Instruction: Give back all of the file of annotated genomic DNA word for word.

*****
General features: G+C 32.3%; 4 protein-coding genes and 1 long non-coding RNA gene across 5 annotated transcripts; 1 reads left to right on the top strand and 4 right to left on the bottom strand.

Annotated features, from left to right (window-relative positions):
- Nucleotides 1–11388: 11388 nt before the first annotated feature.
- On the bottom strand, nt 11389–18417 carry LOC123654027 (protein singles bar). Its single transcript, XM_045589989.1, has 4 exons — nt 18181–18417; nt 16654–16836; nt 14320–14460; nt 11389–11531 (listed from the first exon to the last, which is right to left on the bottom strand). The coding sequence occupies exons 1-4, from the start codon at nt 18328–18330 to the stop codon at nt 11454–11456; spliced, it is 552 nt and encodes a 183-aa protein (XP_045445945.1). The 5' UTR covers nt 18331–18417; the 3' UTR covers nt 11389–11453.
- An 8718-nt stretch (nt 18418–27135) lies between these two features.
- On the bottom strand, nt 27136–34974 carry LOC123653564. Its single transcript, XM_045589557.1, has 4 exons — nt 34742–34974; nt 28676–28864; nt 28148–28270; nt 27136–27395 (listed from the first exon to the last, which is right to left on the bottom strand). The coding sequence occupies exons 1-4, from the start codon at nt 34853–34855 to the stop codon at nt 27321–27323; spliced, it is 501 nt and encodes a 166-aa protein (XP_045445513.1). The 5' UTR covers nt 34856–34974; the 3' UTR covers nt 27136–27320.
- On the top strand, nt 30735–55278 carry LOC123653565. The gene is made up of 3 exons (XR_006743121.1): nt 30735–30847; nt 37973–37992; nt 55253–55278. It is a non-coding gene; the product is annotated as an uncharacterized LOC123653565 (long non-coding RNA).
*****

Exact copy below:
General features: G+C 32.3%; 4 protein-coding genes and 1 long non-coding RNA gene across 5 annotated transcripts; 1 reads left to right on the top strand and 4 right to left on the bottom strand.

Annotated features, from left to right (window-relative positions):
- Nucleotides 1–11388: 11388 nt before the first annotated feature.
- On the bottom strand, nt 11389–18417 carry LOC123654027 (protein singles bar). Its single transcript, XM_045589989.1, has 4 exons — nt 18181–18417; nt 16654–16836; nt 14320–14460; nt 11389–11531 (listed from the first exon to the last, which is right to left on the bottom strand). The coding sequence occupies exons 1-4, from the start codon at nt 18328–18330 to the stop codon at nt 11454–11456; spliced, it is 552 nt and encodes a 183-aa protein (XP_045445945.1). The 5' UTR covers nt 18331–18417; the 3' UTR covers nt 11389–11453.
- An 8718-nt stretch (nt 18418–27135) lies between these two features.
- On the bottom strand, nt 27136–34974 carry LOC123653564. Its single transcript, XM_045589557.1, has 4 exons — nt 34742–34974; nt 28676–28864; nt 28148–28270; nt 27136–27395 (listed from the first exon to the last, which is right to left on the bottom strand). The coding sequence occupies exons 1-4, from the start codon at nt 34853–34855 to the stop codon at nt 27321–27323; spliced, it is 501 nt and encodes a 166-aa protein (XP_045445513.1). The 5' UTR covers nt 34856–34974; the 3' UTR covers nt 27136–27320.
- On the top strand, nt 30735–55278 carry LOC123653565. The gene is made up of 3 exons (XR_006743121.1): nt 30735–30847; nt 37973–37992; nt 55253–55278. It is a non-coding gene; the product is annotated as an uncharacterized LOC123653565 (long non-coding RNA).